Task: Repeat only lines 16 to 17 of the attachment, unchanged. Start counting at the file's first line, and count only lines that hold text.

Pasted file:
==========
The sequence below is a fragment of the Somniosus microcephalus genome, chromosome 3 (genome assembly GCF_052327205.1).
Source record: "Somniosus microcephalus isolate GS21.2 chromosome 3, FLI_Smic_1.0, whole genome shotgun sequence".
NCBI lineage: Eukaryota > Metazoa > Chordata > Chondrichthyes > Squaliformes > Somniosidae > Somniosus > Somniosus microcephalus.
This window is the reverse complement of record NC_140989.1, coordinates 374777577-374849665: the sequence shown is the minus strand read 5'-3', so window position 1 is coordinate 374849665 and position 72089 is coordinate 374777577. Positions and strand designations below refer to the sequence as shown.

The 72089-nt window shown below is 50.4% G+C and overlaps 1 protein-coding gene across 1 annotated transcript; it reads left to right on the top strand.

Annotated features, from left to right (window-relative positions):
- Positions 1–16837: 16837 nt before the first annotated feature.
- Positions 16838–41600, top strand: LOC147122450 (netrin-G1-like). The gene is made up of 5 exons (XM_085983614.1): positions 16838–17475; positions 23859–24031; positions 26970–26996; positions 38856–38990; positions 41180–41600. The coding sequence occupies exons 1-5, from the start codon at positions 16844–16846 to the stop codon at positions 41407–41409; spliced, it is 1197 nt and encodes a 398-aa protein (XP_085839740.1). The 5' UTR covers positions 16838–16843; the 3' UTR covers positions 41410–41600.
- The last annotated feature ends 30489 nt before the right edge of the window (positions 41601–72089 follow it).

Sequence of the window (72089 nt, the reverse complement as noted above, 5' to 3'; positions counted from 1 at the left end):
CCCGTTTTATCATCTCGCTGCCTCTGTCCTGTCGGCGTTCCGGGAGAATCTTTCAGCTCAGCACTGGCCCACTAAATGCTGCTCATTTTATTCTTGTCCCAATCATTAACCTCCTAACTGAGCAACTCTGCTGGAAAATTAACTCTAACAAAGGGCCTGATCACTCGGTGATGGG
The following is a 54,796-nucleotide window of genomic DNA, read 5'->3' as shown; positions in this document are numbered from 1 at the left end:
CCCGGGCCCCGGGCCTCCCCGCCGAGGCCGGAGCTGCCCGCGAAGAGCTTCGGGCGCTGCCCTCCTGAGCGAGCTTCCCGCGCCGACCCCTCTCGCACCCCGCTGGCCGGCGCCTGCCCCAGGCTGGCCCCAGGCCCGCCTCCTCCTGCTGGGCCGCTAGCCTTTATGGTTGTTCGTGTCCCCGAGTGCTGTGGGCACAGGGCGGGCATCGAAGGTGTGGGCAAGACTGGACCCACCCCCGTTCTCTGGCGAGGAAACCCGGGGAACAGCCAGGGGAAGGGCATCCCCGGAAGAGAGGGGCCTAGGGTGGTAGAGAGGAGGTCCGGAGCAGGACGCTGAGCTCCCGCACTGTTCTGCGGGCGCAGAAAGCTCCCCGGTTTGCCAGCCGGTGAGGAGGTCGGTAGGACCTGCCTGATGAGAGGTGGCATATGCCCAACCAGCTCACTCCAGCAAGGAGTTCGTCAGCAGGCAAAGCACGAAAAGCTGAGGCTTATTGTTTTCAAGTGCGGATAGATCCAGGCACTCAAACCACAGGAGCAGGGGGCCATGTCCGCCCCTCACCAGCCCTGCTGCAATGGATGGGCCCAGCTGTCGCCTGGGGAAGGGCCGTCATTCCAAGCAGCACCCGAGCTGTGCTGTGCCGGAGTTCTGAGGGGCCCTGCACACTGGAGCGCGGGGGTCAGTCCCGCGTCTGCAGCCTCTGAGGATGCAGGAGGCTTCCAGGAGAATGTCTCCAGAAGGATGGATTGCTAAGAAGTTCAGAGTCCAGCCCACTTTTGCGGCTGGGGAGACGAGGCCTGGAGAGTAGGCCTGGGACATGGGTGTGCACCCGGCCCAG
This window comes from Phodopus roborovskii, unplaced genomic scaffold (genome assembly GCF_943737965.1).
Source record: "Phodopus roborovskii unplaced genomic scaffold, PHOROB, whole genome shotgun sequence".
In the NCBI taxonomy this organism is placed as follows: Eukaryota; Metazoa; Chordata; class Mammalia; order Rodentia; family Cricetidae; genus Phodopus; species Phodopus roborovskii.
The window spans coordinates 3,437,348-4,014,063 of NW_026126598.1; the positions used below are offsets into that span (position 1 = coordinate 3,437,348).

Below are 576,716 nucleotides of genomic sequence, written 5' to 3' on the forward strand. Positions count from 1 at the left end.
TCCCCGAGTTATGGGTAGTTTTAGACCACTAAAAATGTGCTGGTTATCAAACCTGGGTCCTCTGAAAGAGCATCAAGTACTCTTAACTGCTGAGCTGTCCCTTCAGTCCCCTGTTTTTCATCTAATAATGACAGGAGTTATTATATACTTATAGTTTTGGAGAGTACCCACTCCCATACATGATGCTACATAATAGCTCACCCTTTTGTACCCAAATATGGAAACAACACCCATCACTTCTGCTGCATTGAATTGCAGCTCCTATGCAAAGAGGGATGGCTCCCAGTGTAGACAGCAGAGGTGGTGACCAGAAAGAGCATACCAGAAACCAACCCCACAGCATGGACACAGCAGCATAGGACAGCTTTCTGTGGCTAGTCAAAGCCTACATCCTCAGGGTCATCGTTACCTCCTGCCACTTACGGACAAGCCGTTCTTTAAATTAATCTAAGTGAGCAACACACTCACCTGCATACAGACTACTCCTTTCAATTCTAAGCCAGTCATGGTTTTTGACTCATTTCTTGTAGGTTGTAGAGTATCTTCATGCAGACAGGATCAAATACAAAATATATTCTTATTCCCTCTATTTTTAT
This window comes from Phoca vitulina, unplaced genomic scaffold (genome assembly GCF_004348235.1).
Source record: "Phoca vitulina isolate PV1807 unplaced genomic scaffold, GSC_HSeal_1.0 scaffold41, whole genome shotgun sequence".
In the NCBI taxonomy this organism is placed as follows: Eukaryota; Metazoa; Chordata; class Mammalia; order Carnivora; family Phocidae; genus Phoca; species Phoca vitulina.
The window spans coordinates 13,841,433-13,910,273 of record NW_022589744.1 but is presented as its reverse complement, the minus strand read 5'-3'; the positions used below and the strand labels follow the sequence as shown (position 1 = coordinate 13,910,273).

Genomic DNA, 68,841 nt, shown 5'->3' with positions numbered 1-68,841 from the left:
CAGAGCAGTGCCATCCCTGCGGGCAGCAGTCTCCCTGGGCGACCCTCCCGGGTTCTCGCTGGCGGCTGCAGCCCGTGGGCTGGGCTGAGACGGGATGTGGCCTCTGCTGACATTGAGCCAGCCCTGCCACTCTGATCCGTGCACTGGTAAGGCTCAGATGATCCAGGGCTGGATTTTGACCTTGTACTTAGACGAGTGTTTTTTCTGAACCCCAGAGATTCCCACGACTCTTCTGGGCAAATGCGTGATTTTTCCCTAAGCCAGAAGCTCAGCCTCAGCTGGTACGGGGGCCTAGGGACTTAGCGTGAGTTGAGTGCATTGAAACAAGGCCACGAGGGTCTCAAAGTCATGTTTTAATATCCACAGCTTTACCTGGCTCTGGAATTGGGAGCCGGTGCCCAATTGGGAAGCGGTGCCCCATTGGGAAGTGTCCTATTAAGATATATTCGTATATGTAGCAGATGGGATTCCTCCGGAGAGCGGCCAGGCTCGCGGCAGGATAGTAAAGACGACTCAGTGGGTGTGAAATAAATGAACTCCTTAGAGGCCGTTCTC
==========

In the NCBI taxonomy this organism is placed as follows: Eukaryota; Metazoa; Chordata; class Mammalia; order Rodentia; family Cricetidae; genus Phodopus; species Phodopus roborovskii.
The window spans coordinates 3,437,348-4,014,063 of NW_026126598.1; the positions used below are offsets into that span (position 1 = coordinate 3,437,348).